When Mexican finance minister Pedro Aspe met Nicholas Brady in 1988 to discuss Mexico’s problems during the Latin America debt crisis, what he sought was a smaller debt burden for his country.
While Brady sympathized, the former US Treasury Secretary said his government’s role was simply to help facilitate the process: it wasn’t a bank; and since Mexico had borrowed money from private lenders, it needed to strike a deal to roll over its debt through more financing.
“There are a lot of lessons we learned, some of them the hard way by not being careful with our debt,” says Aspe, now co-chairman of Evercore Partners, an independent investment advisory firm.
Aspe’s single most important lesson from the 1980s Latin America debt crisis was simple: no debt plan can be a substitute for sound economic policy.
In the years following Mexico’s $48 billion Brady debt rescheduling, the country’s fiscal discipline and reform momentum has given the country greater credibility. Today, it holds a coveted status as one of the most sophisticated borrowers in Latin America.
“Every country would like to be Mexico,” says James Craige, head of emerging markets debt at Stone Harbor Investment Partners. “Mexico has a fully developed yield curve in dollars and pesos and only issues in dollars to keep that curve intact. They have a strong and functional local market and are a poster boy for all EM countries.”
While many Latin American countries have cut their debt-to-GDP ratios, implemented structural reforms, introduced independent central banks and liberalized labor laws, others have not. The result is a widening gap between the creditworthiness of countries in the region.
“There will be continued differentiation in the market between the winners and losers,” says Paul DeNoon, director of emerging market debt at Alliance Bernstein.
Alliance, which takes a bottom-up approach on picking securities, is optimistic over Mexico’s outlook, spurred by energy reforms planned for the second half of 2013. DeNoon describes Mexico as a country that has set the stage for more sustainable growth.
Since Latin sovereigns rescheduled their way out of overbearing debt loads in the late 1980s and early 1990s under the Brady plan, their ability overall to raise cash in the bond market has improved.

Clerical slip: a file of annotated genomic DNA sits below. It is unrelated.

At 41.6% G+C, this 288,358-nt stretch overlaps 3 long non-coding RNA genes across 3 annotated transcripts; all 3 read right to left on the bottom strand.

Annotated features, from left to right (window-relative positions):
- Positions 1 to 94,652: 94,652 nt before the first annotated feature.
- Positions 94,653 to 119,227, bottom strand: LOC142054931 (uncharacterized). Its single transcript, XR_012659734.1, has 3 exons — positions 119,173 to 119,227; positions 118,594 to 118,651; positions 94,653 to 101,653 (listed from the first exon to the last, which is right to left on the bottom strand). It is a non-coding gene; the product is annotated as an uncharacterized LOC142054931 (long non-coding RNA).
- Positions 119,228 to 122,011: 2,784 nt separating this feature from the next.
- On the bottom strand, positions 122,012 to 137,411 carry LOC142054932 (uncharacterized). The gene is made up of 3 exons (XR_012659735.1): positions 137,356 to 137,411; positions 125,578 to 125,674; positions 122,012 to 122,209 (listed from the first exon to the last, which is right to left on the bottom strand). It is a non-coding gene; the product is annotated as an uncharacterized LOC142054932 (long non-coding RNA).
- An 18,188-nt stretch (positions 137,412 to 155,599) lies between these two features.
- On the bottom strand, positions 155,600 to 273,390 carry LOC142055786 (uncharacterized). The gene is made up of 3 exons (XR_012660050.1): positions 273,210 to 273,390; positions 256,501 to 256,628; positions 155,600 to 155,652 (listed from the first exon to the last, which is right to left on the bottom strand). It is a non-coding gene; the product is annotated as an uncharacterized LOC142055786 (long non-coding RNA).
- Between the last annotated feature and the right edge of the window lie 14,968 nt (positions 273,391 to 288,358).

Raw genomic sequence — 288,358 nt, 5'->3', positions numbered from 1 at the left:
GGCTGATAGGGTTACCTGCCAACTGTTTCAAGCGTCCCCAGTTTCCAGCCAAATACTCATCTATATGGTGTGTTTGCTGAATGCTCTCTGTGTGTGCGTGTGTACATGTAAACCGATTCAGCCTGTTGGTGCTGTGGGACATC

This magazine cheered an impressive year for sovereigns in the international markets in 1991, celebrating particularly a $300 million Eurobond sold by Argentina. Lauded by LatinFinance as Deal of the Year in 1992, Argentina’s offering was particularly spectacular for coming before the country signed a Brady Bond agreement. Earlier that year Mexico had raised a $202 million five-year bond.
By 1993, a busy month meant Latin borrowers were selling close to $3 billion of Eurobonds. That dropped sharply 1994, though, when soaring US interest rates sent shockwaves through emerging markets.
All the same, those deal sizes look tame today. Now the best-rated sovereigns can easily raise $1 billion in a day. The progress is due to a number of factors. Local markets have developed and currencies, especially the Mexican peso and Brazilian real, have become increasingly liquid.
But the progress is as much about political decisions as it is about market depth. “It is not a story of debt and debt management but a broader story of macroeconomic policy,” says Gerardo Rodríguez former undersecretary of finance and public credit in Mexico and now managing director at investment firm BlackRock. “Mexico has been a front runner in innovation and experimenting with the non-obvious in Latin American and EM debt markets.”
Since Chile took the first Latin investment grade rating in 1992, the region has evolved from a predominantly sub-investment grade market to one where around three-quarters are rated triple-B or higher. Freer markets and stronger rule of law were also critical in paving the way for capital markets for both debt and equity to develop, says Roberto D’Avola, head of LatAm DCM at JPMorgan.